—Cory Doctorow, BoingBoing

“A good horror story stays with you long after reading it. A great horror story doesn’t simply stay with you, it haunts you, and Nathan Ballingrud’s fiction does just that. He breathes life into rough, blue-collar characters and places them in some of the best dark fiction being written today. Every single story in this collection is an emotional gut punch.  The despair that saturates these tales is rich, and often it is not the supernatural elements in these tales that is horrific.”
Arkham Digest

“For those willing to go down the dark road that’s laid out here, and those willing to feel complex patterns of sympathy, disgust, and horror for (often bad) people, this is an interesting collection. Uncomfortable a read as it is, it has the tinge of reality to it: a reality that often we’d rather not look at.”
—Brit Mandelo, Tor.com



North American Lake Monsters

Tue 16 Jul 2013 - Filed under: Books | Leave a Comment| Posted by: Gavin

July 16, 2013 · trade cloth · 9781618730596 | trade paper · 9781618730602 | ebook · 9781618730619 | Available on Audible
Second printing: October 2014
Third printing: October 2016

Shirley Jackson Award winner.

World Fantasy, British Fantasy, and Bram Stoker Award finalist.
Locus Recommended Reading

Nathan Ballingrud’s debut collection is a shattering and luminous experience not to be missed by those who love to explore the darker parts of the human psyche. Monsters, real and imagined, external and internal, are the subject. They are us and we are them and Ballingrud’s intense focus makes these stories incredibly intense and irresistible.

These are love stories. And also monster stories. Sometimes these are monsters in their traditional guises, sometimes they wear the faces of parents, lovers, or ourselves. The often working-class people in these stories are driven to extremes by love. Sometimes, they are ruined; sometimes redeemed. All are faced with the loneliest corners of themselves and strive to find an escape.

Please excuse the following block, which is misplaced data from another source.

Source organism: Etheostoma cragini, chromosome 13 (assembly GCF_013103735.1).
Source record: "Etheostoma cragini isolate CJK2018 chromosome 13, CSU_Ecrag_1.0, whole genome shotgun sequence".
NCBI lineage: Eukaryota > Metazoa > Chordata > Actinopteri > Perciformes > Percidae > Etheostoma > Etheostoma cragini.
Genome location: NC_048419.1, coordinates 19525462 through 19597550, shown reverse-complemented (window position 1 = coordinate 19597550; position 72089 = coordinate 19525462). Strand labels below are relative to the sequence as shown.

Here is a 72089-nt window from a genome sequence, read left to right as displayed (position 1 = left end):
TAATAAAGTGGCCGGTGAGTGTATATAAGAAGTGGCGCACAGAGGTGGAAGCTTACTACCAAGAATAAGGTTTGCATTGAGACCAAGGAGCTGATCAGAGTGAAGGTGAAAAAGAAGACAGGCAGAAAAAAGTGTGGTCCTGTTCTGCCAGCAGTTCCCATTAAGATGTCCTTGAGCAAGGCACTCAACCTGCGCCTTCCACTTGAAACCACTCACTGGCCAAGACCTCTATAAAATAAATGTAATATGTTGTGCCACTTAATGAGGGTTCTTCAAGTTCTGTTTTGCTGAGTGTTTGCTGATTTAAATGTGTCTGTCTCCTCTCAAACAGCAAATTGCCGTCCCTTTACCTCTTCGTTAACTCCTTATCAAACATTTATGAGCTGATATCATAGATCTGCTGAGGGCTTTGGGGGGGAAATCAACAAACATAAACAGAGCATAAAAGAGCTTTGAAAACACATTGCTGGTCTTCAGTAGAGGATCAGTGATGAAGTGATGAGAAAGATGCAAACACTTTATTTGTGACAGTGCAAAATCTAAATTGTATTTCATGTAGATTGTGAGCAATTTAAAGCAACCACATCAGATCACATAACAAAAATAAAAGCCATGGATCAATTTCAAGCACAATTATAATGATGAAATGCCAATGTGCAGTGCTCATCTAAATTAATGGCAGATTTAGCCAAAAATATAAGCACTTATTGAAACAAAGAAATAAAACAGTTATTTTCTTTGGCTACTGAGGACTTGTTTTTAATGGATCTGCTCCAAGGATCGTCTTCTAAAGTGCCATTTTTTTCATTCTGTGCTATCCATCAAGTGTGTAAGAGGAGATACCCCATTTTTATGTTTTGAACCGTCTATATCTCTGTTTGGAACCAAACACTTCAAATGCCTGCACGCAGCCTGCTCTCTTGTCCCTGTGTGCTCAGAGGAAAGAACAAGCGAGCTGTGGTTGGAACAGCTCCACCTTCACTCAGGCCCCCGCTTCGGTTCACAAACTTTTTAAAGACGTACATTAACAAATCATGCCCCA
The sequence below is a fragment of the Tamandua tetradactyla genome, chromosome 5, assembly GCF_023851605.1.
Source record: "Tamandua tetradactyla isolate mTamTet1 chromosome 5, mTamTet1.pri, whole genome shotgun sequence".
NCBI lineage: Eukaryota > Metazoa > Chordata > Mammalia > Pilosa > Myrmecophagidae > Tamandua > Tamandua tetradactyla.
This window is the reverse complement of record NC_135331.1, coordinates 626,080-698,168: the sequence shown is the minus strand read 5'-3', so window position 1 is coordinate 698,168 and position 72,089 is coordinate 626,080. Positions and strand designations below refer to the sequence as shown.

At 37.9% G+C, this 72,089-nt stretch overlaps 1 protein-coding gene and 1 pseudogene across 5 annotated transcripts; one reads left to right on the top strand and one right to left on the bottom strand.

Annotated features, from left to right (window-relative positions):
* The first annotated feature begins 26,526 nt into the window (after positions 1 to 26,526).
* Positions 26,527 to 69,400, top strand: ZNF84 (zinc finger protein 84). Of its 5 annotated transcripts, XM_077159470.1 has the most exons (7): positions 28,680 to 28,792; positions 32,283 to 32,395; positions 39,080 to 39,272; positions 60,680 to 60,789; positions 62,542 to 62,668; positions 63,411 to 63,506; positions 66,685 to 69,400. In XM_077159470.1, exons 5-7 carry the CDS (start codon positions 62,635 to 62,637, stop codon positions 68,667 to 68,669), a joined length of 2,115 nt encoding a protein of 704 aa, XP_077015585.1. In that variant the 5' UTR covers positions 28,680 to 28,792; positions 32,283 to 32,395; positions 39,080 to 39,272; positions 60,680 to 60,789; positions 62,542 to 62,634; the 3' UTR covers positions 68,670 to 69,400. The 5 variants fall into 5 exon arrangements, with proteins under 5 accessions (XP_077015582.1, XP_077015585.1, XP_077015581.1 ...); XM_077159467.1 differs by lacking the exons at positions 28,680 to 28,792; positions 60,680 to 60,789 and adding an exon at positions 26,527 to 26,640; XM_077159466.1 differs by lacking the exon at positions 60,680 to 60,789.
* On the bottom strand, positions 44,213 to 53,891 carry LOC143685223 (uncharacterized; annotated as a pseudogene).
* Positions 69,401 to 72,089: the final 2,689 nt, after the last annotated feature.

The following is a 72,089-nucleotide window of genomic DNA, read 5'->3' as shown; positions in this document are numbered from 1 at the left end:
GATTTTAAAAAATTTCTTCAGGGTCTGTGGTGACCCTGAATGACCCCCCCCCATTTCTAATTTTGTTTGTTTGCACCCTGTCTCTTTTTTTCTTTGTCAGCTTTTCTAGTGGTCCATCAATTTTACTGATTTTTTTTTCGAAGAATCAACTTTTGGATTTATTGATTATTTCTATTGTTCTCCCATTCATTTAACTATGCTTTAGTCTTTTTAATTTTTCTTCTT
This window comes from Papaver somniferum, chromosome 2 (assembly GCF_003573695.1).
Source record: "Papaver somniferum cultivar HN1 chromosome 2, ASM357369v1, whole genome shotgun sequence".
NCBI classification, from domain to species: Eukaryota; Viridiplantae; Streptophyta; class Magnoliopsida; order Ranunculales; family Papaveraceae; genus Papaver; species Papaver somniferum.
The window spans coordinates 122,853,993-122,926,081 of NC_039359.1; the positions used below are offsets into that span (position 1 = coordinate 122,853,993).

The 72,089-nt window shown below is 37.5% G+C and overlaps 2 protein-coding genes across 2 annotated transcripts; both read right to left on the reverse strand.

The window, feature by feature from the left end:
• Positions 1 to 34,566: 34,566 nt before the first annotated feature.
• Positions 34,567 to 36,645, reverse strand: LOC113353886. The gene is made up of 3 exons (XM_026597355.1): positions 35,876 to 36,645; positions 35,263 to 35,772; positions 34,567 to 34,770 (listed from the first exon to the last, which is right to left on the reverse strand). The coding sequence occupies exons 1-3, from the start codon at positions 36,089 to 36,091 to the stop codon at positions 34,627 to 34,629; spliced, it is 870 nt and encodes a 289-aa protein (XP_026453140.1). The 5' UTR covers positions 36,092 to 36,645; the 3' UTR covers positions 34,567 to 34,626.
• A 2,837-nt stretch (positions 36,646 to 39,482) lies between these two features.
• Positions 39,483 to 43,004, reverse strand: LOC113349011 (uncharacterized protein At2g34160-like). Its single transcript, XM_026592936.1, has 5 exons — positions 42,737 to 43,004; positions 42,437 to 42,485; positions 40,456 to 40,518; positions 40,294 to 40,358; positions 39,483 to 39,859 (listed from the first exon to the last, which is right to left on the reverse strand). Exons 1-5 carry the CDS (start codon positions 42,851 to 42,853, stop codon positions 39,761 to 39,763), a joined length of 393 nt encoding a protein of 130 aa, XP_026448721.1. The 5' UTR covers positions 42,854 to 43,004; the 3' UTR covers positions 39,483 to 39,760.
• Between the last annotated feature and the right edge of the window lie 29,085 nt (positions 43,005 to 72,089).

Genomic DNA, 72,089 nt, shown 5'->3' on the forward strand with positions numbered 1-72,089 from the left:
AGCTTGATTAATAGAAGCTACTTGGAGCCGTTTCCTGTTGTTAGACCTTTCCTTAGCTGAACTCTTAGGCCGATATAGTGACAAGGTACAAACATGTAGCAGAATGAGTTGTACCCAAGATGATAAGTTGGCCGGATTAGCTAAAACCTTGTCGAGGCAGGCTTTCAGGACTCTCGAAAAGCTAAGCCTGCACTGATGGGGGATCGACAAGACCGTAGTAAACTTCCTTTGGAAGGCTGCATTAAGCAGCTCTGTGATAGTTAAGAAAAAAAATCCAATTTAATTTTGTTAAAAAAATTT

Table of Contents

You Go Where It Takes You
Wild Acre
S.S.
The Crevasse
The Monsters of Heaven [read on Tor.com]
Sunbleached
North American Lake Monsters [read at the Weird Fiction Review]
The Way Station
The Good Husband

Reviews and Reactions

“My favorite collection from the last 5 years.” — Sarah Langan

“Nathan Ballingrud’s North American Lake Monsters is an exceptional fictional debut: It deserves a place alongside collections like Peter Straub’s Magic Terror, Scott Wolven’s Controlled Burn, Dan Chaon’s Stay Awake, Raymond Carver’s Will You Please Be Quiet, Please? and Denis Johnson’s Jesus’ Son. Like those works, Ballingrud’s stories delve into the damaged psyches of American men, with a distinctly twenty-first-century awareness of  the world we now inhabit, itself as damaged as the shellshocked figures that populate it. Ballingrud’s tales are ostensibly tales of terror, meticulously constructed and almost claustrophobically understated in their depiction of an all- encompassing horror that, despite its often unearthly shimmer, is human rather than supernatural in origin; Faulkner’s “A Rose for Emily” or Charlotte Gilman’s “The Yellow Wallpaper” as reimagined by Robert Stone or Cormac McCarthy.”